Paris 28 Feb 1808.
Having received no answer to my 2d. letter of the 14th. of February from ⟨ ⟩ M. de Champagny and having room for new complaints with regard to the mode in which the Imperial decrees of Novemb. 1806 and Decemb. 1807 have been made to operate, I determined to ask an audience of the Prince of Benevent and seek from him as head of the Diplomatic functions in France, Such explanations as H. M’s ministers might be authorised or permitted to give. This audience was immediately accorded, and I have this moment returned from it. To spare you, and myself the circumlocution, which in interviews of this kind cannot be avoided, I will put down only the substance of my complaints and of the Prince’s answer.
1o. The Ship Vermont was captured on the 14th. of March last under the decree of Nov. 21. 1806, and carried into Porto Ferrajo. The Cause was immediately brought before the Council of Prizes, and Judgment of restitution with costs of suit, damages and interest given against the Captors. This judgment bears date the 2d. day of September last but, astonishing as it may appear, it is yet unexecuted. Nor is this all Before the party captured could repossess himself even of his cargo, he was constrained to give bond to the full amount thereof, and because he would not renounce his rights to costs damages and interest, which had been awarded by Judgment of H. M’s Council of Prizes, he has been deprived of his personal liberty.
In this case I claim from H. M.’s justice the full and prompt execution of the judgment of H. Council of Prizes, the immediate liberation of Capt. Lyman and the punishment of those who have acted thus injustly & illegally towards him.
2d. The Ship Speculator on her return voyage to the U. S. from Amsterdam, was captured under the decree of the 17th. of December and brought into Calais. On the first interrogation of the crew every man of it declared that the Ship had not been visited. A Second interrogation took place a few days afterwards when the first and second mates who had already declared that the Ship had not been visited, now declared that she had been visited Yet is their Ship detained on the credit of men who have thus discredited themselves.
3d. The Brig Edward has been Seized under the decree of December last and Sequestered on the ground that She had been visited by a British boat. It is however well ascertained that the visiting boat carried only french colors, that she hailed in the french language, and that (contrary to the usage of British vessels) her commander refused to endorse the Brig’s papers, Whence arises the presumption that the boat was french & not English. But whether french or English is of no importance Since it must be admitted that the visit was made within three marine leagues of the Shore; and of Course, within the jurisdictional limits of France. I will not Suggest the Consequences to be drawn from this fact. They are obvious. Yet is this Ship Seized and Sequestred.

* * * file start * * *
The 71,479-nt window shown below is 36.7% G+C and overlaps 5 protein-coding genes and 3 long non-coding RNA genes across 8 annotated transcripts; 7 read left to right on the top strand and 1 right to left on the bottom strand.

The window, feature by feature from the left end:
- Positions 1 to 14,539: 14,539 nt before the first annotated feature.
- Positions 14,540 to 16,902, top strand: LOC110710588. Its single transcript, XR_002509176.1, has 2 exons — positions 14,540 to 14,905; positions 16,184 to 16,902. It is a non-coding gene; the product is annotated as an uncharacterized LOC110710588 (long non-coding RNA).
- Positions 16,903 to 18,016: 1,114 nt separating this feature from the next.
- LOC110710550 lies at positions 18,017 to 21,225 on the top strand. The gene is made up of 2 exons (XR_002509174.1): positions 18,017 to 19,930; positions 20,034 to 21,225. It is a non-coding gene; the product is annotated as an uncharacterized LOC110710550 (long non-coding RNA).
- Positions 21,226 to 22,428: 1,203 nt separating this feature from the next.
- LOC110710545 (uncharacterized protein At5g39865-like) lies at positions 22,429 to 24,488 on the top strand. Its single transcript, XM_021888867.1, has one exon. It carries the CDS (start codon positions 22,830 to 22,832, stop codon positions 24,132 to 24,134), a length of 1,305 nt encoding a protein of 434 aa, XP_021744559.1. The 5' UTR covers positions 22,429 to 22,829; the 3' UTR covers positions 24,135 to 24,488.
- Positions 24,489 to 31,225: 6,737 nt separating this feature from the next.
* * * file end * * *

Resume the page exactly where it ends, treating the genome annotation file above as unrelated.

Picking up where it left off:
4. The last and by much the most important case, I shall mention is that of the Ship Charleston Packet, which after regular entry into and clearance from the port of Bourdeaux, has been Seized and Sequestred under the authority of the December decree, because She had been visited by British Cruisers on the 2d. day of October and 3d. of December 1807: for the one case, fifty six, & in the other, fourteen days before the date of the law, which forms the pretext for the violence which has been exercised towards her. If it is H. M.’s intention that His decree of December Should not only operate from its date, (which would however be extremely unjust) but even before it’s date, it is certainly incumbent upon Some one of his Ministers to avow the doctrine, So that I may be able to apprise My Government of the whole meaning of the decree in question.
It is principally Sir, this abuse, which gives to H. M.’s decree a retroactive operation, thus violating an Axiom of french law as well of all other law that has induced me to ask from your H. this audience, and to entreat that (as the head of the Diplomatic functions in France,) you would be pleased to carry these complaints to H. M. and obtain from him Such an explanation of the decree in question as Shall not only put an end to this particular abuse but to all others in which the retroactive principle may be discovered."
"I have repeatedly heard H. M. explain himself in relation to american affairs, & I have always believed that it was both his desire and intention to be on good terms with your Government. I shall however take much pleasure in Speaking to H. M. on this Subject, & in obtaining the explanations you wish. These you will receive, through the ordinary channel of the Department of foreign relations, and I invite you to repeat to the Minister of that Dept. what you have just now communicated to me."
On this last suggestion I wrote the following note to the Minister of Exterior Relations:
Sir It is not the object of this communication to say anything in addition to what I have already Said against the principles laid down in the Imperial decrees of the 21 of Nov. 1806, and 17 December 1807. My present complaints are of a different character and are Strictly confined to instances in which these very principles have been violated. It is in this view I present Y. Ex. with the following paper the Substance of which was verbally communicated to H. H. the Prince of Benenvent this morning.
(Signed) John Armstrong
DNA: RG 59—DD—Diplomatic Despatches, France.